There is irrefutable evidence for the fact that children of alcohol and substance abusing parents (ASAP) suffer a long range of mental health problems. Identifying potential adverse effects of ASAP on children's development is important for variety of rea sons, including legitimating societal restrictions on alcohol and substance use, and to inform preventive efforts. However, to what extent do these statistical associations convey actual causality? There are three possible interpretations of these results : (1) Causation, viz. ASAP is causing psychosocial problems in the child; (2) Reversed order of cause and effect, viz. the child's problems causes (increased) ASAP; and (3) Spurious effects, viz. a 3rd variable is causing both ASAP and child problems. We propose a theoretical model and a corresponding research design that allows for a comparison between these three explanations: (1) ASAP may lead to distortions in parent-child interactions that in turn may foster children with insecure/disorganized attach ment. Insecure attachment may increase the risk of future psychopathology as may deviant parent-child interactions, even when contextual factors and child characteristic are controlled. (2) Children's psychiatric disorders and problems, disruptive ones in particular, may increase parental stress and thereby increase alcohol and drug use in parents. (3). Potential 3rd variables need to be controlled, most notably children's temperament and language skills, prenatal alcohol and drug exposure, parental psych opathology. These competing hypotheses have not been previously contrasted with any conclusiveness.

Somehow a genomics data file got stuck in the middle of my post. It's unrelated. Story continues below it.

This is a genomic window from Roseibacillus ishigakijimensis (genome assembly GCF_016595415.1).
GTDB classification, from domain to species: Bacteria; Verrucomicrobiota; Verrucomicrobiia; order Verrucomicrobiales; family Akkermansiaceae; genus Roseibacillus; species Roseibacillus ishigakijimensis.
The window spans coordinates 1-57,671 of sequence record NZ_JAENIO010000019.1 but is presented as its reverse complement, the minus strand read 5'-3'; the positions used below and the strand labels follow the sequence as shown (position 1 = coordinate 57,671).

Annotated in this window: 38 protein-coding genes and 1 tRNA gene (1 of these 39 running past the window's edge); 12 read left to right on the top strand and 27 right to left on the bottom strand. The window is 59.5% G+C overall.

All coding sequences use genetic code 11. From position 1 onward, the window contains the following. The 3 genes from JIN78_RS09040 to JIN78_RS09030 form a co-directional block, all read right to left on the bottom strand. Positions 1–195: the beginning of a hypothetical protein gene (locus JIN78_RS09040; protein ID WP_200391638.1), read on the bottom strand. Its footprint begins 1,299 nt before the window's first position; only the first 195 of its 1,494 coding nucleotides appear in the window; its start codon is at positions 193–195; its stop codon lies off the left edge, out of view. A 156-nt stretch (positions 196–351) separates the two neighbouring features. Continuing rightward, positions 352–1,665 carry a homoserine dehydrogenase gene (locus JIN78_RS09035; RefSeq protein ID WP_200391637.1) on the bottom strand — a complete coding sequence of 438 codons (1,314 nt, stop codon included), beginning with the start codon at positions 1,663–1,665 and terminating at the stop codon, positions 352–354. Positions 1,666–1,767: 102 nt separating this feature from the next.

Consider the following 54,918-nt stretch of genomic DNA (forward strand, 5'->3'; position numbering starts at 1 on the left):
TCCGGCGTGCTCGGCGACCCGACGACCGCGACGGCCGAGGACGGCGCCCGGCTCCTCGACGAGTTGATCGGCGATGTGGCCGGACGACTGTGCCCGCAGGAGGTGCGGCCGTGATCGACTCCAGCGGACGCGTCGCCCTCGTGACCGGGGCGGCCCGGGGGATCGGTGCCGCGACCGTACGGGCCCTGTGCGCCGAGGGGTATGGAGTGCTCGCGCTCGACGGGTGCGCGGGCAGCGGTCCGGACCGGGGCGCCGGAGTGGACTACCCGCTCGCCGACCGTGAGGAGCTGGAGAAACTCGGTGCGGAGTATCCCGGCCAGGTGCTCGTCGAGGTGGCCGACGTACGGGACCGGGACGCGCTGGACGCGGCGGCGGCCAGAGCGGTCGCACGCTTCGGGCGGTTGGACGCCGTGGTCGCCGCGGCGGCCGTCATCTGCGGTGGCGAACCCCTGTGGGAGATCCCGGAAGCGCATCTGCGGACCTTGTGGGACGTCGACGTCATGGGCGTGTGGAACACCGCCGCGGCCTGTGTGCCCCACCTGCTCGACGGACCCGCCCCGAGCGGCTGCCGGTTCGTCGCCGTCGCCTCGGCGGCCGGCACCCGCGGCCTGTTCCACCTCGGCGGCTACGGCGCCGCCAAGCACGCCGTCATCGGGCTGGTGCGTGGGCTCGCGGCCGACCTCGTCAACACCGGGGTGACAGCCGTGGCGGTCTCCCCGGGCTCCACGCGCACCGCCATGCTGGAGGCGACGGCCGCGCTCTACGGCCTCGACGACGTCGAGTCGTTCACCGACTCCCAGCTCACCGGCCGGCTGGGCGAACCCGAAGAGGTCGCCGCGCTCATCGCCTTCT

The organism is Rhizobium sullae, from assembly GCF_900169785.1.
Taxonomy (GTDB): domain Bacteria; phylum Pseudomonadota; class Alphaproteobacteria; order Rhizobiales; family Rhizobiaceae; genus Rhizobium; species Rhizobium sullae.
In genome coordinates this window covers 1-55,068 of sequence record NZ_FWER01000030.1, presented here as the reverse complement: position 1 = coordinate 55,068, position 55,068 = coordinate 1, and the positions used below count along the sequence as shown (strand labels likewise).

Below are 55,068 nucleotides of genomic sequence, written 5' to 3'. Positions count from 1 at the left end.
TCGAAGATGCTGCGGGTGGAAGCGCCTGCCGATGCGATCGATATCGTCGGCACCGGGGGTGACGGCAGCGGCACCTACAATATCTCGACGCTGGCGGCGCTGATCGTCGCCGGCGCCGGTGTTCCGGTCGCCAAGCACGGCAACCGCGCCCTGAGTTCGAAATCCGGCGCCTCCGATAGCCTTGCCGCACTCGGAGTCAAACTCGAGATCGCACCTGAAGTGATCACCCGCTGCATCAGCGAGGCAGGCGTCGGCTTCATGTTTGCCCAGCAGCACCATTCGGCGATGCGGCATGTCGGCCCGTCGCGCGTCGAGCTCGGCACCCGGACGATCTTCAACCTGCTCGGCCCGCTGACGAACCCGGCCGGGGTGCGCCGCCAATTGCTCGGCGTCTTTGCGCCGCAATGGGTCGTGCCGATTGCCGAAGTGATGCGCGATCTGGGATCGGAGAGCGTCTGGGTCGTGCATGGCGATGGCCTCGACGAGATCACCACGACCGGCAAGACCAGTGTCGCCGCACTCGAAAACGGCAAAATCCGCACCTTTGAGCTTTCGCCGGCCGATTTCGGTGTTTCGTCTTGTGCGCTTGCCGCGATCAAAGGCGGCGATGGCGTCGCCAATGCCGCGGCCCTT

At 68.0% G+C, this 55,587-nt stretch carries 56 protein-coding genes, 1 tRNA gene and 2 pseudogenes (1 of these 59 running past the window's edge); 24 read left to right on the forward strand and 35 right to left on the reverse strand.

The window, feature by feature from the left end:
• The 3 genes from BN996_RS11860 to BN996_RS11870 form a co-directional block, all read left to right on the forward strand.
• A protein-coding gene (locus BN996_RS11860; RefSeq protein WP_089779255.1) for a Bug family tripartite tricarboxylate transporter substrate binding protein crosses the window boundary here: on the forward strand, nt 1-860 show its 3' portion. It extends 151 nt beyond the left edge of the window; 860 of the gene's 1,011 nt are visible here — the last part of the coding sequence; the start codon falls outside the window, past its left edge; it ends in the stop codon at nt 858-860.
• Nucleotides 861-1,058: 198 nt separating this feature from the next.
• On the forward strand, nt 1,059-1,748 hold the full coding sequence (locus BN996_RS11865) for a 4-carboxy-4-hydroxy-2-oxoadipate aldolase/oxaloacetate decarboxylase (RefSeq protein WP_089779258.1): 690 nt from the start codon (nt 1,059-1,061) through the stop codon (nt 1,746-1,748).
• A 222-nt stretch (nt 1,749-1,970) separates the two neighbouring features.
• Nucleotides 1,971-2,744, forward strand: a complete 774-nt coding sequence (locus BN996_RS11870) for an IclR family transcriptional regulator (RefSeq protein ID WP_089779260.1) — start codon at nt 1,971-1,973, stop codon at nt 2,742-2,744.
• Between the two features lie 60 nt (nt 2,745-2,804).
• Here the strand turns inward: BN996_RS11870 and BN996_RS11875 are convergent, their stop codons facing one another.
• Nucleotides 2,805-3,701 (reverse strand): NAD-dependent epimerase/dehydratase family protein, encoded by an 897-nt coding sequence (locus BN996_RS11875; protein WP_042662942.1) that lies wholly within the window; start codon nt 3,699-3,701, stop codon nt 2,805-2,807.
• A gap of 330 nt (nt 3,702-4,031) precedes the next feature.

We intend to remedy this situation by carrying out a 2-wave study on 1000 4-year olds, their parents and their day-care personnel/teachers. After screeni ng for mental health problems (with oversampling of children with problems) parents are interviewed with a structured diagnostic interview. The parent and the child then meet at NTNU for observation and testing.